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Social tech needed to help US education keep up!

I’m glad I read Seth Godin’s “The forever recession (and the coming revolution)” after being in Kenya for the Internet Governance Forum (IGF). Because, there, the revolution Godin’s talking about was right in front of my eyes and in my ears. I heard a lot of smart people from Kenya, Nigeria, Uganda, and Democratic Republic of Congo representing what he writes here:

“When everyone has a laptop [or a mobile phone] and connection to the world, then everyone owns a factory,” Godin wrote. “Instead of coming together physically, we have the ability to come together virtually, to earn attention, to connect labor and resources, to deliver value.” This reminds me of how intuitively East Africans seem to be connecting “virtually.” I think of Arsene Tungali of Goma, Democratic Republic of Congo. He told us in a workshop on child online protection that residents of Goma, his provincial capital in Congo, have electricity only from 11:30 pm to 6 am, so he connects with his mobile phone, which is the way so many people in developing countries access the Net. Tungali understands the personal- and economic-development power of connecting people so well that he co-founded a nonprofit organization, Rudi International, that connects and provides tech training for African youth. [Tungali said he uses YouTube, Skype, Google, Facebook, Twitter, and Wikipedia on his mobile phone, which is not a smartphone (the way many people in India and other developing countries are accessing the Net, doing their banking, etc.).]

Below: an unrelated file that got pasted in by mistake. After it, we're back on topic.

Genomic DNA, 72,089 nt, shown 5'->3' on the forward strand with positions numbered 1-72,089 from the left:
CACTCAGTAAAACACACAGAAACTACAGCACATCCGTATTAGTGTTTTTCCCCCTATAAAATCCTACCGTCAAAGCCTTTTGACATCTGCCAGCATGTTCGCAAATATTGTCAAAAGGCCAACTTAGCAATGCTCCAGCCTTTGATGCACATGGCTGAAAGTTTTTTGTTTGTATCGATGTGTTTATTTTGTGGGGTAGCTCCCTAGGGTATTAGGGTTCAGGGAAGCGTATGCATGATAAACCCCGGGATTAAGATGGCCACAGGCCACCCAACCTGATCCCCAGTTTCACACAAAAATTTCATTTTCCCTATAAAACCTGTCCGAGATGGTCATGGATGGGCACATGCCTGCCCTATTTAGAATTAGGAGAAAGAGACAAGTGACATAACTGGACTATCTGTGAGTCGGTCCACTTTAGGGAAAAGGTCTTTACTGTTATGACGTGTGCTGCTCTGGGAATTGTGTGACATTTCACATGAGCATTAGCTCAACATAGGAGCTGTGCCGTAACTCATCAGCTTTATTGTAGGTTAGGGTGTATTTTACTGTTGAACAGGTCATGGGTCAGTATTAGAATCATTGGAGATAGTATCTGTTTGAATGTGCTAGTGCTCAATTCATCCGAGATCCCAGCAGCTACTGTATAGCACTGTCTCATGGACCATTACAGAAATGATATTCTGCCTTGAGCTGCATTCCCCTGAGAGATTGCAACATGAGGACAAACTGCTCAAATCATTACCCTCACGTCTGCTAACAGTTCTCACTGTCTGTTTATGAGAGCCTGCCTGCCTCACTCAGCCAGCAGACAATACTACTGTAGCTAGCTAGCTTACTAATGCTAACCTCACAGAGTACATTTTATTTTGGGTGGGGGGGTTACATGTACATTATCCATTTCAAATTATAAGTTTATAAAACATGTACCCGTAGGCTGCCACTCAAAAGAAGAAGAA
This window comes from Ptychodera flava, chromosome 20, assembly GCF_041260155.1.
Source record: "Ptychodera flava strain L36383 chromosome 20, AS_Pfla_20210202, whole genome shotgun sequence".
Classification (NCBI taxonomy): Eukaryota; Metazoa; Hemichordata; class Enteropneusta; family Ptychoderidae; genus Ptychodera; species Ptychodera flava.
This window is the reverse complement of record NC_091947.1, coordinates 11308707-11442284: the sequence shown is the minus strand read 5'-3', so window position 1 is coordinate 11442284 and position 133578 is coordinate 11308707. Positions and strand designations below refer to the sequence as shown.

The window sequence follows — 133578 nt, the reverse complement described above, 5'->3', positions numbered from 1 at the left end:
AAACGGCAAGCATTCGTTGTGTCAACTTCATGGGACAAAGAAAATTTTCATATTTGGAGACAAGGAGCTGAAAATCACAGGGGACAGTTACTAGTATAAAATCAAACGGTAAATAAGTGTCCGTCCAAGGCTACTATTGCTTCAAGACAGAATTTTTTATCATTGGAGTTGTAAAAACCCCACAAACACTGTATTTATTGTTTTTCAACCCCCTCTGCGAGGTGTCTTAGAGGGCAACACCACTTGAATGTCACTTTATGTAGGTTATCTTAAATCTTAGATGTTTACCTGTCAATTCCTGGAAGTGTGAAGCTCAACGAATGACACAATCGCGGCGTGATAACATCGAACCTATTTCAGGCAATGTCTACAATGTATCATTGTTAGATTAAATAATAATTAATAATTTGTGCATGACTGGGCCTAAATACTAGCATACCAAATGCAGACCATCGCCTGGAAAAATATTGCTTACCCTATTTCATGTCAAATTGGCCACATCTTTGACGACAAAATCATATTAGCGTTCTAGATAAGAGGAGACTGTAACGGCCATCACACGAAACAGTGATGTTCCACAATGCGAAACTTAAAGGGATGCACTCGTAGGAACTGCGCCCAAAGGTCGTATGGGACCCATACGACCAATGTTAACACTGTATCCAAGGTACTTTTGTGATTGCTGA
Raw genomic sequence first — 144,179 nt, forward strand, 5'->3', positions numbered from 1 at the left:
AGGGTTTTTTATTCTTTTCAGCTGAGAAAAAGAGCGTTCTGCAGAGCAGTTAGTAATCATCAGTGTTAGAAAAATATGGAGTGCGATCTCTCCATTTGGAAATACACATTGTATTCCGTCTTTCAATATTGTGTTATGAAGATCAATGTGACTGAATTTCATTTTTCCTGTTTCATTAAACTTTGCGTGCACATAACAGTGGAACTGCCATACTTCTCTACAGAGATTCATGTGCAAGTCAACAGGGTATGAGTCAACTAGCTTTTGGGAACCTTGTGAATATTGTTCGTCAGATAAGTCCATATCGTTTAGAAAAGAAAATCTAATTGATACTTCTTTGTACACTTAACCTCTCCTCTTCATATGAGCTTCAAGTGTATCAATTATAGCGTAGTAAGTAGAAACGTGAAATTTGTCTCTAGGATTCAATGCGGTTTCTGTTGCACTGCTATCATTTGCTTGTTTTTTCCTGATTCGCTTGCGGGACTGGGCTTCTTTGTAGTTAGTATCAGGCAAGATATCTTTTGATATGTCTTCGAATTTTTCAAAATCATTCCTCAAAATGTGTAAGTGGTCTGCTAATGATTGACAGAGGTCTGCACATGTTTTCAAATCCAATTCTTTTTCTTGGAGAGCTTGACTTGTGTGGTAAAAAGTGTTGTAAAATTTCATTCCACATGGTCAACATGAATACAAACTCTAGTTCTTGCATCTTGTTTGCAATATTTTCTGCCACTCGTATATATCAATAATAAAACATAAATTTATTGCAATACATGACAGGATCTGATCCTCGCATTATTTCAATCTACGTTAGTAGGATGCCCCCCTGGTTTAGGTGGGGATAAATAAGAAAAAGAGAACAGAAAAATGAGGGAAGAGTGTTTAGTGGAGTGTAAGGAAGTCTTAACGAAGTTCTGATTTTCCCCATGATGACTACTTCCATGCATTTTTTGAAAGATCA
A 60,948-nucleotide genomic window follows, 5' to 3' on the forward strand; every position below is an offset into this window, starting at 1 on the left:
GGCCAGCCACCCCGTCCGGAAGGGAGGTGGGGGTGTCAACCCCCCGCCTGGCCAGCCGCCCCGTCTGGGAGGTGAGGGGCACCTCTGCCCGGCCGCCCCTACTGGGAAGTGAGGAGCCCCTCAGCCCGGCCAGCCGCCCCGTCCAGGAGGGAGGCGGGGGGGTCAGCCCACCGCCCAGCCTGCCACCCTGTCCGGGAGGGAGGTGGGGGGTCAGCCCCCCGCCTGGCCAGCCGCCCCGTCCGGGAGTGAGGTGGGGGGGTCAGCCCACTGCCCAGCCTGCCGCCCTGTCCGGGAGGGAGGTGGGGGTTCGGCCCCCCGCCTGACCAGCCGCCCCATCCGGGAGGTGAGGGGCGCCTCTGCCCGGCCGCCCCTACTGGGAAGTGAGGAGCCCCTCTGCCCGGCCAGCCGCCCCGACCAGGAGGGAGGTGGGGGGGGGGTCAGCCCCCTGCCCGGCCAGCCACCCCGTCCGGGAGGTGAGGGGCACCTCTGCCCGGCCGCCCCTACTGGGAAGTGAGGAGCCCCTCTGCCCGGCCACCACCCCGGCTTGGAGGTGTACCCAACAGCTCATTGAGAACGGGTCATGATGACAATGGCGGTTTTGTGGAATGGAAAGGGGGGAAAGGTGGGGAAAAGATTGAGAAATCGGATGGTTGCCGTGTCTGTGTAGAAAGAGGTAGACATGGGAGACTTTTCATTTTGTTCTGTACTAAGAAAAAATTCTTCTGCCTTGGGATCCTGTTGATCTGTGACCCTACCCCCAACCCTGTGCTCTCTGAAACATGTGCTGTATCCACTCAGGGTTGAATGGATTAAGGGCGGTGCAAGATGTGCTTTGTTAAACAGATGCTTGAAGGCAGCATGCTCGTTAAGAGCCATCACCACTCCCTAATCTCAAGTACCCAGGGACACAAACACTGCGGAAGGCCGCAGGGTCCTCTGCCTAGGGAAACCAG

Project- not job-training

Think about this when we talk about US education reform and our children’s future careers: “The new revolution, the revolution of connection, creates all sorts of new productivity and new opportunities,” Godin writes. “Not for repetitive factory work, though, not for the sort of thing ADP measures. Most of the wealth created by this revolution doesn’t look like a job, not a full-time one anyway.” That’s good, because Kenyans told me how hard it is to find a full-time job in their country – a view many Americans share about their own. Think about this when you hear election rhetoric about jobs or our children’s futures in the election season.

“No one is trained in how to do this, in how to initiate, to visualize, to solve interesting problems and then deliver. Some see the new work as a hodgepodge of little projects, a pale imitation of a ‘real’ job. Others realize that this is a platform for a kind of art, a far more level playing field in which owning a factory isn’t a birthright for a tiny minority but something that hundreds of millions of people have the chance to do.” This may well be why, as US Amb. Jonathan Scott Grayson told my co-director Larry Magid in an interview, Kenyans spend 43% of their disposable income on mobile phones. Maybe they have little choice but to embrace the revolution, for themselves and their children.

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